This op-ed contributed by William W. Kay BA LL.B. ©2018
In early 2017 Emily Rauh Pulitzer and Arthur Ochs Sulzberger Jr launched a climate communication project. Emily (net worth $1.5 billion) is the Pulitzer Center for Crisis Reporting’s founding chairperson. Arthur represents Adolph Ochs’ descendants who, owning 90% of New York Times Company’s Class B shares, select 9 of 14 Company directors who in turn select Arthur as Chair.
The project culminated with the entire August 1, 2018 issue of The New York Times Magazine (circulation: 1.7 million) being given over to a 30,000-word manifesto by novelist Nathaniel Rich titled: Losing Earth: The Decade We Almost Stopped Climate Change. The Pulitzer Center sustained Rich for 18 months and facilitated interviews with 100 top climate campaigners. Photojournalism accompanying Losing Earth, including several magnificent videos adorning its on-line edition, came from George Steinmetz; another Pulitzer Center grantee.
Losing Earth has been re-formatted into lesson plans for students of all ages. Rich is on a multi-media tour promoting Losing Earth. Millions will imbibe this refined piece of climate communication.
This critical abridgement confines itself exclusively to facts and quotes from Losing Earth but it does not present them in the scattered order deployed by Rich, who might claw his eyes out if he ever reads it.
In 1958 a prime-time episode of the popular, Bell Science Hour, warned CO2 emissions were warming the atmosphere. Due to melting polar ice soon:
“An inland sea would fill a good portion of the Mississippi Valley. Tourists in glass-bottomed boats would be viewing the drowned towers of Miami through 150 feet of tropical water.”
This episode would be shown in classrooms for decades.
On November 27, 1963 President Johnson told Congress industrial emissions had: “altered the composition of the atmosphere on a global scale.”
In 1965 Johnson’s Scientific Advisory Committee again warned CO2 emissions might melt polar ice and suggested efforts to forestall this catastrophe. One scientific advisor, Gordon Macdonald, wrote “How to Wreck the Environment” (1968) to toy with the possibility of weaponising CO2 emissions. A government-funded scientist since 1961, Macdonald belonged to an elite government scientist cabal, the JASONs. He later advised Nixon on the environmental dangers of coal burning.
In the early-1970s United Nations Environment Programme (UNEP) and World Meteorological Organization (WMO) began holding semi-annual conferences on the “greenhouse effect.” Conference planners competed with several rival scientist-fronted alarmist campaigns, such as Paul Ehrlich’s population bomb and the Club of Rome’s resource depletion scare. An even more dubious hypothesis advanced by celebrity scientist Carl Sagan, environmental biologist Stephen Schneider, and NASA’s Ichtiaque Rasool warned an ice age was dawning due to industrial aerosols. (Rasool boosted James Hansen’s NASA climb.)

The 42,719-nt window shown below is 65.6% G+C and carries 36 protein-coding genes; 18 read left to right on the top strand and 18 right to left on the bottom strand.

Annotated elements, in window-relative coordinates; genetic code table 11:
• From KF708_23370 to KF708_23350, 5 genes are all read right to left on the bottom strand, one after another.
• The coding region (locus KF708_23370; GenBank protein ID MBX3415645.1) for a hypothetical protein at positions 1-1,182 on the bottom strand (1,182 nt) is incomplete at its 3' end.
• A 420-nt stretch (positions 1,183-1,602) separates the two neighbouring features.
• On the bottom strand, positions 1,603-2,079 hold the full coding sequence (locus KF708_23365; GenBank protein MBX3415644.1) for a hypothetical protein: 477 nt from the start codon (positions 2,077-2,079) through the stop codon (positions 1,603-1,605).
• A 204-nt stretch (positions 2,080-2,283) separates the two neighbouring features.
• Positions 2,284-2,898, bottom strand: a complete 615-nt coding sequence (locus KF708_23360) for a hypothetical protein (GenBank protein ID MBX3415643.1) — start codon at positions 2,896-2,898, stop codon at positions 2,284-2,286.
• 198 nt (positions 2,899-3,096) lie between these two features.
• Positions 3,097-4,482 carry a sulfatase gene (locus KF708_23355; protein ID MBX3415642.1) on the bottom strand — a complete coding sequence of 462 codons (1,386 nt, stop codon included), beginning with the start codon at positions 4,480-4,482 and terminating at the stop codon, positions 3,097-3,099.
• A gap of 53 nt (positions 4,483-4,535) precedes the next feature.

The mid-1970s spawned many climate intrigues:
- The Woods Hole Oceanographic Institution created a subsidiary, led by ecologist George Woodwell, to advance climate policy.
- Anthropologist Margaret Mead convened a symposium on the “greenhouse effect” at the National Institute of Environment. Warning “the whole planet may be endangered,” Mead dog-whistled:
“It is inevitable that there will be clash between those concerned with immediate problems and those who concern themselves with long-term consequences.”
- A clique of humanities professors began debating whether the “greenhouse effect” was solvable. Michael Glantz, a political scientist at the National Center for Atmospheric Research, opined:
“…democratic societies are incapable of dealing with climate problems.”
President Carter sought to solve the OPEC-induced “energy crisis” with solar power and synthetic fuels. To demonstrate resolve, he used solar power to heat the White House’s water.
Carter, of course, did much more to advance the cause:
- He oversaw the founding of a National Commission on Air Quality (NCAQ) in 1977 missioned, in part, to stabilise climate;
- His new Energy Department deployed the JASONs to write: “The Long-Term Impact of Atmospheric Carbon Dioxide on Climate” (1978); which re-spun the familiar suite of weather horrors;
- He established an Office of Carbon Dioxide Effects within the Energy Department. (In 1980 this Office disbursed $200 million);
- His EPA Administrator assembled a climate science squad who immediately issued reports linking coal-burning to catastrophic CO2 emissions; and,
- His Energy Security Act (1980) directed the National Academy Science (NAS) to fund analyses of climate change.
Circa 1979 the federal government employed several dozen full-time “global warming” scientists. Many more would join them, including James Hansen. He had been with NASA since the mid-1960s modelling other planet’s atmospheres. In 1979 NASA began studying human-caused atmospheric change.
In February 1979 scientists from 50 nations gathered at the World Climate Conference (Geneva). They unanimously demanded urgent action on CO2-induced warming. The topic also appeared on the G-7’s agenda in Tokyo, June 1979.
In May 1979, the Office of Science and Technological Policy asked the National Research Council to assess the CO2 issue. Thus MIT’s Jule Charney corralled oceanographers, modellers and meteorologists into a mansion at Woods Hole. They were joined by officials from the Departments of State, Energy, Defence, and Agriculture; the EPA and NOAA. (Bert Bolin, future climate supremo, attended.)